Dogs are a great pet to add to your life and, there are also some health benefits associated with having one.
Your risk for heart-related diseases decrease drastically just by having a dog, and you will also find yourself happier about life, too. The Shichon is a dog that can provide these benefits and more.
The Shichon is a small, sweet dog that loves being around their owners and is very loyal to the one they love.
They are also amiable and friendly around other people and pets. They are very easy to keep happy and take care of.
These pups were bred to make a dog as small as the Shih Tzu (one of their parent breeds) while adding the friendliness and sweet nature of the Bichon Frise so you can have both of their best qualities in one dog.
If this dog breed sounds like one that could be added to your life, keep reading this guide to learn more about them.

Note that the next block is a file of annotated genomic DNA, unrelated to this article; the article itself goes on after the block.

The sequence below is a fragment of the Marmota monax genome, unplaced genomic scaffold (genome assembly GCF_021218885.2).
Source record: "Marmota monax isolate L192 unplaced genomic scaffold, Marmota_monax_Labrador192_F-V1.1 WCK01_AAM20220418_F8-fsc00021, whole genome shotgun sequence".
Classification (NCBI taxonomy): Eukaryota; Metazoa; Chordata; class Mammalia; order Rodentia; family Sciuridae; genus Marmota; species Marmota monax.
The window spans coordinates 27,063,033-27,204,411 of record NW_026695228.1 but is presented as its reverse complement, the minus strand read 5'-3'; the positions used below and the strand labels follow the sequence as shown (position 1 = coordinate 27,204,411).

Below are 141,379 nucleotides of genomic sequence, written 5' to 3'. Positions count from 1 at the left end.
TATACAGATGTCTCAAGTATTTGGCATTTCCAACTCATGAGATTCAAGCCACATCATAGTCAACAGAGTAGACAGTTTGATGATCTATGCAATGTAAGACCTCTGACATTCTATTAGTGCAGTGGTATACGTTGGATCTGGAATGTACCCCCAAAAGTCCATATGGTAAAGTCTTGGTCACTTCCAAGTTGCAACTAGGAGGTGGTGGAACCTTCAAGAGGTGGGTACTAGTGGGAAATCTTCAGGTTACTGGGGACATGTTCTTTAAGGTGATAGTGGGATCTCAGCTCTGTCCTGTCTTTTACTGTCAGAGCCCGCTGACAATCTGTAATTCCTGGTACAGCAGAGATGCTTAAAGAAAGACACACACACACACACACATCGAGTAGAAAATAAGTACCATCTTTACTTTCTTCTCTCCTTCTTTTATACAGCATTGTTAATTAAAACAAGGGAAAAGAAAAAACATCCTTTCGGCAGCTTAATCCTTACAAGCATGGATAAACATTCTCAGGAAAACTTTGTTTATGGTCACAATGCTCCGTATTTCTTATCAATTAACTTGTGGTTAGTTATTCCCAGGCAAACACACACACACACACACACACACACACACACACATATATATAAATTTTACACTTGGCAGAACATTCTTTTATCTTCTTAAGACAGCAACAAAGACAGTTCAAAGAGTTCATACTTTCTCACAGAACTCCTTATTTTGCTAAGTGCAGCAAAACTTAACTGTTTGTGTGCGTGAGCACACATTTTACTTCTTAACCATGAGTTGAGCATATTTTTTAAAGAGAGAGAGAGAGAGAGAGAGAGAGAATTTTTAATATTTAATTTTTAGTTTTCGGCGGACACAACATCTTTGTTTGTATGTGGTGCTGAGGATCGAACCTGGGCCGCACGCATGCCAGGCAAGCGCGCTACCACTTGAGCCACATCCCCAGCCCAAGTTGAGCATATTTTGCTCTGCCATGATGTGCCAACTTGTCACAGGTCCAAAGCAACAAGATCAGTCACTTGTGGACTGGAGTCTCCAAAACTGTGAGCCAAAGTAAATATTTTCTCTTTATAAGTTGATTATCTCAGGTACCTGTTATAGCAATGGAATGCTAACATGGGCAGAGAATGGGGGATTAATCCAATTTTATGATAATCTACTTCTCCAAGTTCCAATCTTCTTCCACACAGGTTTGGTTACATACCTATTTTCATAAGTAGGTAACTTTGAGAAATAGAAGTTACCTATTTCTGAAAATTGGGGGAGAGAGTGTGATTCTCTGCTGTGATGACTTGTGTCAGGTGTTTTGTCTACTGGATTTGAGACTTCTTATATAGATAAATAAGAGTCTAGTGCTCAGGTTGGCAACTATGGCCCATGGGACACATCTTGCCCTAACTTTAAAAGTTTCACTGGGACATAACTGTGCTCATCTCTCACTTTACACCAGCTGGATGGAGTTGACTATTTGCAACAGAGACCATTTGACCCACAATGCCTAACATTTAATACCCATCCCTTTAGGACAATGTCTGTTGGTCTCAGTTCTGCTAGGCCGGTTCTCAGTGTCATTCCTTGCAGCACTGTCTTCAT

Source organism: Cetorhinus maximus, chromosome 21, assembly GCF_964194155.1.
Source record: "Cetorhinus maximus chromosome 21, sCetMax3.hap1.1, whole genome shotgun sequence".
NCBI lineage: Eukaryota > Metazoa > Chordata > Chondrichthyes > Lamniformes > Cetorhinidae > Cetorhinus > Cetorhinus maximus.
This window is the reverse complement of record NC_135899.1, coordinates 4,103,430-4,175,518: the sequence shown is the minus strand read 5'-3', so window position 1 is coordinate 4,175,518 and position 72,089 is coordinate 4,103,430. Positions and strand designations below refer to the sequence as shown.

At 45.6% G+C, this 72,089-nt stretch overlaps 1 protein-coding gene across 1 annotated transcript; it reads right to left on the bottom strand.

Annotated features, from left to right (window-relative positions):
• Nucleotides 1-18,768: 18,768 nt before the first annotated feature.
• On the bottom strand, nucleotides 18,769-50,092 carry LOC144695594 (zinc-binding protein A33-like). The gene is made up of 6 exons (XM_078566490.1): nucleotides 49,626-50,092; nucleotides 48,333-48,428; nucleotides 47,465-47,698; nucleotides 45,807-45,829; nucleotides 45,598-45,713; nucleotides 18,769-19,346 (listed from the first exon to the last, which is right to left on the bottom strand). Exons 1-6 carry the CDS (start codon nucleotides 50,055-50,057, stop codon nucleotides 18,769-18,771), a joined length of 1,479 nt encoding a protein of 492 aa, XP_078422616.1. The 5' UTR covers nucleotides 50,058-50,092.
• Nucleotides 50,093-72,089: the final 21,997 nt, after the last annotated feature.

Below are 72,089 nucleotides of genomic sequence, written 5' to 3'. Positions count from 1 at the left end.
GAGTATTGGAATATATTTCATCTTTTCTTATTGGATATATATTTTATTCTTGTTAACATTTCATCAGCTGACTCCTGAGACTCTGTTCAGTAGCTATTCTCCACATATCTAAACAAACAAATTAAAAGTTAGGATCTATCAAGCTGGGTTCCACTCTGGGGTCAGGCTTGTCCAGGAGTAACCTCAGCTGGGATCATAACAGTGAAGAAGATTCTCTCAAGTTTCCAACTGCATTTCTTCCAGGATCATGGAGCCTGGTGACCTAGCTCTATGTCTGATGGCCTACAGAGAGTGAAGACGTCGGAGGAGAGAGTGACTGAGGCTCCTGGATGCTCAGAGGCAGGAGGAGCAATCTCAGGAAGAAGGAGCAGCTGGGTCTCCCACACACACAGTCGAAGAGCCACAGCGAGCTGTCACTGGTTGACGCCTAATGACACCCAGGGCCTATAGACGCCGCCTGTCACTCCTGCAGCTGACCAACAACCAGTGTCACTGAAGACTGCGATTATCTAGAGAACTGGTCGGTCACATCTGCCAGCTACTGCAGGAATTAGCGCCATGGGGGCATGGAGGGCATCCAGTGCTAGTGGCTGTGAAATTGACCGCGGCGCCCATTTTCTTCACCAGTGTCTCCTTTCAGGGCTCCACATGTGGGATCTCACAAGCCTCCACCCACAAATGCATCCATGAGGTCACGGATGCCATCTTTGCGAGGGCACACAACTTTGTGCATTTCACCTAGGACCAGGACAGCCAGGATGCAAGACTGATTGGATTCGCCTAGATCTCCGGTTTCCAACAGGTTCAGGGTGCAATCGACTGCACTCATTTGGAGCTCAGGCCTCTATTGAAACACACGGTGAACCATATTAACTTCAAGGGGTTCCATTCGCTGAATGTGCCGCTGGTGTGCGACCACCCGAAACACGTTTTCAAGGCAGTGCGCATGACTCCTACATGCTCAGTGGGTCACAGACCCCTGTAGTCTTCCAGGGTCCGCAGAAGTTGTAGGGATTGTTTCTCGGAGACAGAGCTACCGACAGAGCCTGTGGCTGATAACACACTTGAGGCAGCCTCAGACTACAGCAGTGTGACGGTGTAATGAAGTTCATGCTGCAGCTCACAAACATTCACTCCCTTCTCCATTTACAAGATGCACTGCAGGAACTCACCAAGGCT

Shichon Puppies – Before You Buy…
Buying a puppy can be very fun and exciting. Since you are reading this article, you likely love dogs. Seeing a whole litter of adorable puppies can be overwhelming.
This is why it is crucial to know as much information as you can about the dog breed you are interested in before deciding to buy them.
What Price are Shichon Puppies?
The Shichon is a very popular designer dog breed, so their price will not be as low as other hybrid dogs.
You can usually find this dog for sale between $800 to $1500, which may be pretty pricey for some people out there.
They are typically high in demand everywhere, but in places with a constant desire for them, you will find that they are priced higher than in other areas.
Other things to consider when looking at the price of a dog is their gender, any health conditions they may have, how much information is provided for the particular puppy, and quite a bit more.
The breeder that you buy from will also influence the price of the puppies.
How to Find Reputable Shichon Breeders?
To find one of these breeders, you have to look online or in things like newspapers and books to make sure that you find one that is trustworthy.
Shichons may be a little hard to find since not everyone can get their hands on these pups, so keep that in mind as well since you may have to travel far to get one.